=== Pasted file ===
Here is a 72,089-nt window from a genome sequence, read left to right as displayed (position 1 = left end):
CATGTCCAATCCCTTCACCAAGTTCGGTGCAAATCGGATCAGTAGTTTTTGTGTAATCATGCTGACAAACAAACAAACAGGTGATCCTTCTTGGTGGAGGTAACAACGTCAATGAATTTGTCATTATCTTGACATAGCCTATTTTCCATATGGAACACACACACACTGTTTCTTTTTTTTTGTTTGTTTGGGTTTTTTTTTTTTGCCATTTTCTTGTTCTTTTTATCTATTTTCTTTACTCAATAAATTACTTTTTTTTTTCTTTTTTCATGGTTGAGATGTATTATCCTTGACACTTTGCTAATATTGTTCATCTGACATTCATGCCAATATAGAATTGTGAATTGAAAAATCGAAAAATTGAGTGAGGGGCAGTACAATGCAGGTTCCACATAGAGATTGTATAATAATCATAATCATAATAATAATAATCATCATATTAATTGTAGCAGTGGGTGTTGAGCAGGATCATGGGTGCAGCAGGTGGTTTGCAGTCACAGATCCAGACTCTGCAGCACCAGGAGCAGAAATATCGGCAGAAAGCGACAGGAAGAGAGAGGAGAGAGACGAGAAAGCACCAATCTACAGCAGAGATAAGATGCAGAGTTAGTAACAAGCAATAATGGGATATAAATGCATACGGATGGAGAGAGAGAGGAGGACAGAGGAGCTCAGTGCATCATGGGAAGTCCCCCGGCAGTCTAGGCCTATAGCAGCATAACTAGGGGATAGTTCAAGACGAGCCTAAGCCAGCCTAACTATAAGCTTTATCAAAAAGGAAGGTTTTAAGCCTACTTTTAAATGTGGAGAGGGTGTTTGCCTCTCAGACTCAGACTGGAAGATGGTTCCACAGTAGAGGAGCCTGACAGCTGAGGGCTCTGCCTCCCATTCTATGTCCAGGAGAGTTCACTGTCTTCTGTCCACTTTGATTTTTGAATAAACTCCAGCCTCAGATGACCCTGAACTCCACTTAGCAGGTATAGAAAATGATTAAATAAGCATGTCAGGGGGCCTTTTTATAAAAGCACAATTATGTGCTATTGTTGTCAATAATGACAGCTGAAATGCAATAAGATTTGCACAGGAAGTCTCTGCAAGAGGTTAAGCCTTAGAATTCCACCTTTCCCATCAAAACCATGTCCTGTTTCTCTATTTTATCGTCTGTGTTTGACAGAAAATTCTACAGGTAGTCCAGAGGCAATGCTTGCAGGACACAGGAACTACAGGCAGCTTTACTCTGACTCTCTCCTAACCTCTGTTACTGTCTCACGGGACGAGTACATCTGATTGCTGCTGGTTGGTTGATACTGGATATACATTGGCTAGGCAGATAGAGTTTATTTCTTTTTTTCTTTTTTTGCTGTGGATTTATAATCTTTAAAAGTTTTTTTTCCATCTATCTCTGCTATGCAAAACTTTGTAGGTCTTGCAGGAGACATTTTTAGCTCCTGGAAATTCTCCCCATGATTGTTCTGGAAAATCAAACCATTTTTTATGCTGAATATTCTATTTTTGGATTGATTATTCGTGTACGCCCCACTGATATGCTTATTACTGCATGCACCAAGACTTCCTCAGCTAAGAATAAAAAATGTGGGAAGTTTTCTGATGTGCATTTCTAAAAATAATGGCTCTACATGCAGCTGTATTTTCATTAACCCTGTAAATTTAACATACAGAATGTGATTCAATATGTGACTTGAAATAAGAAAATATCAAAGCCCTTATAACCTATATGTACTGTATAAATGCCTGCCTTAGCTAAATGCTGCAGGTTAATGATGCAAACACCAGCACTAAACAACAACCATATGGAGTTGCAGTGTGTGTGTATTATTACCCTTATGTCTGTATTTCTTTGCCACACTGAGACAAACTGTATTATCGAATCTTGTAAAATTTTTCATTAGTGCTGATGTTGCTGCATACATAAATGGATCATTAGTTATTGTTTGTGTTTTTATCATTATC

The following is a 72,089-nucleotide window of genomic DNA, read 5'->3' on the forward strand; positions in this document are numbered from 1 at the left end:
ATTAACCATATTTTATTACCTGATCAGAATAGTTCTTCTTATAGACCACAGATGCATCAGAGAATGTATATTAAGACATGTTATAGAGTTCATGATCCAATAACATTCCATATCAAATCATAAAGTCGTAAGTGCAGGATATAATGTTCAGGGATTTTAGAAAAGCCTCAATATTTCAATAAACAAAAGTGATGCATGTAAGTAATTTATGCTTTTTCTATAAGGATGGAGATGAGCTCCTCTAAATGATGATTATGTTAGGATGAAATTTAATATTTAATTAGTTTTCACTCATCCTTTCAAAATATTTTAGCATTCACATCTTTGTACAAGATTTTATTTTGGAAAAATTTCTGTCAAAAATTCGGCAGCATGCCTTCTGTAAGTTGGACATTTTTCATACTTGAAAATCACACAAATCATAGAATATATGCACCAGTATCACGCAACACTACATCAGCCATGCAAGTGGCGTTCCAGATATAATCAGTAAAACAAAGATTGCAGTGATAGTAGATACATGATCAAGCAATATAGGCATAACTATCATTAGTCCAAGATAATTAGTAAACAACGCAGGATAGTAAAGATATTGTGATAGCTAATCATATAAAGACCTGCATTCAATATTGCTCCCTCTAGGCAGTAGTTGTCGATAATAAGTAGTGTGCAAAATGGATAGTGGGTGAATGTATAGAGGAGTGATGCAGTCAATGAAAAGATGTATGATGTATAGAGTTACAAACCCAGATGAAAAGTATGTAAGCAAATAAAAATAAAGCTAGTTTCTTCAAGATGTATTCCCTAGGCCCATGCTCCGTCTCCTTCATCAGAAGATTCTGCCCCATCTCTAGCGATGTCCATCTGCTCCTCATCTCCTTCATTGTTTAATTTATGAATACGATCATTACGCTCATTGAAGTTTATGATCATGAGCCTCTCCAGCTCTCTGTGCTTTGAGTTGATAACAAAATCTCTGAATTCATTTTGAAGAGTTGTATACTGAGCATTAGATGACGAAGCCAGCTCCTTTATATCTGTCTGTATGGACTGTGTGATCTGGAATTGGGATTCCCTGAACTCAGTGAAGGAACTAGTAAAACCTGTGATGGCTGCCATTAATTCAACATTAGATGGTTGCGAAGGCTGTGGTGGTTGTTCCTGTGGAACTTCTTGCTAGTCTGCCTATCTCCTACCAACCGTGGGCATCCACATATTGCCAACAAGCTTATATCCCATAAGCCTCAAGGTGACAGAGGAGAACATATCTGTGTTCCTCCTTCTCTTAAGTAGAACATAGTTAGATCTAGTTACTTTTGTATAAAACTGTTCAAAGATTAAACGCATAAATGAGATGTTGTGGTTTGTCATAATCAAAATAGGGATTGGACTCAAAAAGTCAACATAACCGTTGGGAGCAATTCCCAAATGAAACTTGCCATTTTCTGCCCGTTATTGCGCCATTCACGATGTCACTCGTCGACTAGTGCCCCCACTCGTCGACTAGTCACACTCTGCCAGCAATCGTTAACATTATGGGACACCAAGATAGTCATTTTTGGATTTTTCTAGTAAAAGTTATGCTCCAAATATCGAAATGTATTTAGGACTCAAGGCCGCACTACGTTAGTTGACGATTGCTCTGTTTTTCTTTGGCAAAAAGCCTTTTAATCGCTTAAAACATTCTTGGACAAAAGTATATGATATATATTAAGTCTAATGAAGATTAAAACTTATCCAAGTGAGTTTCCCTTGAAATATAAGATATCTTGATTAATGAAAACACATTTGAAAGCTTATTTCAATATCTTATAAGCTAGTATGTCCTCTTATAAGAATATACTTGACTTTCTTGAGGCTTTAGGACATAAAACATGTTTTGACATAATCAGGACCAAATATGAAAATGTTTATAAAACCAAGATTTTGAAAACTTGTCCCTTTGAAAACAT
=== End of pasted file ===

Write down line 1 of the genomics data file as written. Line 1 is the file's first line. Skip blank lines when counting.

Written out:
Here is a 72,089-nt window from a genome sequence, read left to right as displayed (position 1 = left end):